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Re^4: Perl is dying

by tilly (Archbishop)
on Jul 14, 2006 at 21:56 UTC ( #561343=note: print w/ replies, xml ) Need Help??


in reply to Re^3: Perl is dying
in thread Perl is dying

If you're familiar with both Ruby and Perl, you'd know that text manipulation is as much an innate part of what Ruby is at it is an innate part of what Perl is.

Perl beats Ruby for such tasks for the following three reasons: people already know Perl, there are more (and better) libraries for Perl, and Perl is somewhat faster on benchmarks. Those are listed in what I believe to be decreasing order of how commonly they come up.

Note that I did not include in the list that Perl is better for text manipulation. That is because I believe it isn't. Ruby can generally express the same concepts as concisely or more concisely than Perl. Ruby has several nice features that Perl does not, for instance I like the fact that Ruby natively lets you iterate over the lines in the string. And Ruby avoids some gotchas that Perl has, for instance using $& somewhere in your program doesn't slow down every other regular expression like it does in Perl.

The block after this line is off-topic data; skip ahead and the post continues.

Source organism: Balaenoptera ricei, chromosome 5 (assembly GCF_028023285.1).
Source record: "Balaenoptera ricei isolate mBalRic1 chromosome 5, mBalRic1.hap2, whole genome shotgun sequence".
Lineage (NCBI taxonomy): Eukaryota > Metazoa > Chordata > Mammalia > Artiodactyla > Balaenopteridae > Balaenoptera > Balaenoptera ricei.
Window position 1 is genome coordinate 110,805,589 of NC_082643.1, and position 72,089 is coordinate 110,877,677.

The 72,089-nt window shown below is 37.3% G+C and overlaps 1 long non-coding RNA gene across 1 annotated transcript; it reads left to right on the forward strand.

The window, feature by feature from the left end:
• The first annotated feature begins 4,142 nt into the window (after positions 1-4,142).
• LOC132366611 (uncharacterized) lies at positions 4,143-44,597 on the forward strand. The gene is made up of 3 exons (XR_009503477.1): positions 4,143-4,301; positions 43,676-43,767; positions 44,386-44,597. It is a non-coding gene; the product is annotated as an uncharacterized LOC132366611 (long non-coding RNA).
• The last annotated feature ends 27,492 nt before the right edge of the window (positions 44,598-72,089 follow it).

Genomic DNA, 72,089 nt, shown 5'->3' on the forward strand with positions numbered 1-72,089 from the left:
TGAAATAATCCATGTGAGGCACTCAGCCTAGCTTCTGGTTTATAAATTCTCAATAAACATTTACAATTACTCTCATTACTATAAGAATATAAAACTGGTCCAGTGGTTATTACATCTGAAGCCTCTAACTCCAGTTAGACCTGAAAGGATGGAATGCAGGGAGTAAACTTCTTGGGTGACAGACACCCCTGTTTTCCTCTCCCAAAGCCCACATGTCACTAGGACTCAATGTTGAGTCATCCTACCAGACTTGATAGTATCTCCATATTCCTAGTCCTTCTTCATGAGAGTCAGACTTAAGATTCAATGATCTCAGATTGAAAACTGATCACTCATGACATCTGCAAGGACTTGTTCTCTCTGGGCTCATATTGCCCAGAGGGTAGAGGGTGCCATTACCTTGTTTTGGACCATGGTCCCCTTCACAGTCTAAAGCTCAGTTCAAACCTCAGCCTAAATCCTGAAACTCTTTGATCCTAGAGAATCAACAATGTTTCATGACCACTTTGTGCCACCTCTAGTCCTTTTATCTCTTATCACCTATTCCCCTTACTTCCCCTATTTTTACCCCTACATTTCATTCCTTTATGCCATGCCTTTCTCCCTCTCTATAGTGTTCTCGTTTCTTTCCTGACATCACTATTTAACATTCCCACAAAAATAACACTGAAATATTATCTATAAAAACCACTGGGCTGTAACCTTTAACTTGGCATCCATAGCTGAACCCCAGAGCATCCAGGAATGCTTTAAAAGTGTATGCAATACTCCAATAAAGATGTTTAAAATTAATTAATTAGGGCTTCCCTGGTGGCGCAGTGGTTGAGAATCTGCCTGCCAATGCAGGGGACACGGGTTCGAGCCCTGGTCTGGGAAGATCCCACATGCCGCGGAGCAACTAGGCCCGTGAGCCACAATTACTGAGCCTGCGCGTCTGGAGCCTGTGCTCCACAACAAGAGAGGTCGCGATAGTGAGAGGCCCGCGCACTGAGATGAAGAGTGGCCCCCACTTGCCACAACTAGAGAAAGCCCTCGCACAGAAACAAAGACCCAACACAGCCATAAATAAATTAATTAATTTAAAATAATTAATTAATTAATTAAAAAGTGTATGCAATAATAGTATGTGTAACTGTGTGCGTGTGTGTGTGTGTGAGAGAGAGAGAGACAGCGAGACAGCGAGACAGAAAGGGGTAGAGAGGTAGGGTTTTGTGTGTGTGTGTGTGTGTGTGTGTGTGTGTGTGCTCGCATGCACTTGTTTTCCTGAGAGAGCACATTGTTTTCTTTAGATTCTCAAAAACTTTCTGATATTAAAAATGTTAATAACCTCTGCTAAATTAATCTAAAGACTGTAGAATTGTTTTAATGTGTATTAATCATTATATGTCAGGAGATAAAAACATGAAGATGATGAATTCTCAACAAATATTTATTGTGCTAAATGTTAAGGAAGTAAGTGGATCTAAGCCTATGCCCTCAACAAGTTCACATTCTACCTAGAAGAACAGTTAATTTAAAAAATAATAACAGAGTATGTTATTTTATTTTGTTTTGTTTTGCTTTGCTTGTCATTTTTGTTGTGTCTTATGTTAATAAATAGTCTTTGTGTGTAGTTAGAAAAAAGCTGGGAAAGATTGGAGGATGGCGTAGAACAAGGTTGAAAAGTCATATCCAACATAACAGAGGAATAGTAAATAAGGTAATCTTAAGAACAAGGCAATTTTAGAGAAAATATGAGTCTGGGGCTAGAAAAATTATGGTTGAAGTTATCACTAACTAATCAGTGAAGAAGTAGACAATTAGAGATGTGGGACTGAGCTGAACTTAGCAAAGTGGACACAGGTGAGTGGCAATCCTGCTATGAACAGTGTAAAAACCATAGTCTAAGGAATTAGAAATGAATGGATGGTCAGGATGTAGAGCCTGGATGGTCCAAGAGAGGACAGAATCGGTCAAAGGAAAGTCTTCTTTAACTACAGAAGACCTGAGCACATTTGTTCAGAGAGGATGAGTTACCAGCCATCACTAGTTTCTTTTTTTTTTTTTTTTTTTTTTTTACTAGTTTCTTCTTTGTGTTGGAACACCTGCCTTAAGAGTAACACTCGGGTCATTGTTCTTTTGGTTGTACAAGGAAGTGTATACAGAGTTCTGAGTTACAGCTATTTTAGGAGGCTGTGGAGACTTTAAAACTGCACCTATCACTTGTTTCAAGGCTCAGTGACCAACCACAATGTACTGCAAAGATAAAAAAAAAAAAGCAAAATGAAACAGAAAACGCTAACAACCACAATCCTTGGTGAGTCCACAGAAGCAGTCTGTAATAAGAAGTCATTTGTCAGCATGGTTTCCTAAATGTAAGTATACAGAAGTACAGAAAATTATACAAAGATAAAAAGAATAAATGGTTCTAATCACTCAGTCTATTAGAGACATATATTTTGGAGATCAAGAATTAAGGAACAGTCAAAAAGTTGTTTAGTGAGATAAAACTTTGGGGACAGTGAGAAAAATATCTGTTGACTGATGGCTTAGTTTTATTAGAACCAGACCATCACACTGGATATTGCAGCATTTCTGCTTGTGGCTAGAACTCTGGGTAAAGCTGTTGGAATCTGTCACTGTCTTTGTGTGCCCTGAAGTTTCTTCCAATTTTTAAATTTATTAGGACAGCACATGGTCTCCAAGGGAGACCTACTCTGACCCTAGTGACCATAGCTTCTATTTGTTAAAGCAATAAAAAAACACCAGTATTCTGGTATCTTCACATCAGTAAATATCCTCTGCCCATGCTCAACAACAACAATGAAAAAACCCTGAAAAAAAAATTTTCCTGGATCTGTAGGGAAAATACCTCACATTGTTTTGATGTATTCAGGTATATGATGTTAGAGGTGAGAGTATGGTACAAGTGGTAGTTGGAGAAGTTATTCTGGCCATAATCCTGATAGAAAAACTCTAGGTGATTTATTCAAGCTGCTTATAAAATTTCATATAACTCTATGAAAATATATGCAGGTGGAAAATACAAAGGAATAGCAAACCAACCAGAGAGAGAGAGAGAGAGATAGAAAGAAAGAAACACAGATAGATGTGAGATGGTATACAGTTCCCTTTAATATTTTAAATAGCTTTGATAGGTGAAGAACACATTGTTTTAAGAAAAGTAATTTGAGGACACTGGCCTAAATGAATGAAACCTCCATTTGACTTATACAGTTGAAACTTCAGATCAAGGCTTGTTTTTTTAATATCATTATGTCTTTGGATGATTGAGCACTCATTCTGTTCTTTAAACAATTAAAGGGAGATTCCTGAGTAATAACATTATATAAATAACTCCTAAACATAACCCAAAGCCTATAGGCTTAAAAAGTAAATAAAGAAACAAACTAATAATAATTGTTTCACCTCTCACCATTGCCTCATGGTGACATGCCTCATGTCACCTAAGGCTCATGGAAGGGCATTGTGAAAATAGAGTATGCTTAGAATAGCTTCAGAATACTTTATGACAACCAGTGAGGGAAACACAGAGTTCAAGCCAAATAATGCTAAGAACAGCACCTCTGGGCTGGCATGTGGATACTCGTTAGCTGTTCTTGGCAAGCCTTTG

Comment on Re^4: Perl is dying
Re^5: Perl is dying
by webfiend (Vicar) on Jul 14, 2006 at 22:00 UTC
    True enough. I fall firmly into that first camp. I already know Perl, so it's often my first choice. This is in spite of the fact that I've been using Ruby for various sundry projects for about 5 years now. Plus colleagues in my colorful employment history get all jittery if I mention a language other than Perl or Java in the context of "say, couldn't we do this in X?"
Re^5: Perl is dying
by zby (Vicar) on Jul 15, 2006 at 19:20 UTC
    I think there is one thing where Perl have some advantage in text processing over Ruby - it is handling Unicode. Granted this is only second hand - but I've heard Ruby has some deficiencies here.
Re^5: Perl is dying
by demerphq (Chancellor) on Feb 10, 2007 at 16:36 UTC

    for instance using $& somewhere in your program doesn't slow down every other regular expression like it does in Perl.

    In perl5.10 there is a new way to do this that doesnt come with a generalized performance penalty. In fact, Perl 5.10 expands the regex syntax greatly and offers some nice new optimisations.

    ---
    $world=~s/war/peace/g

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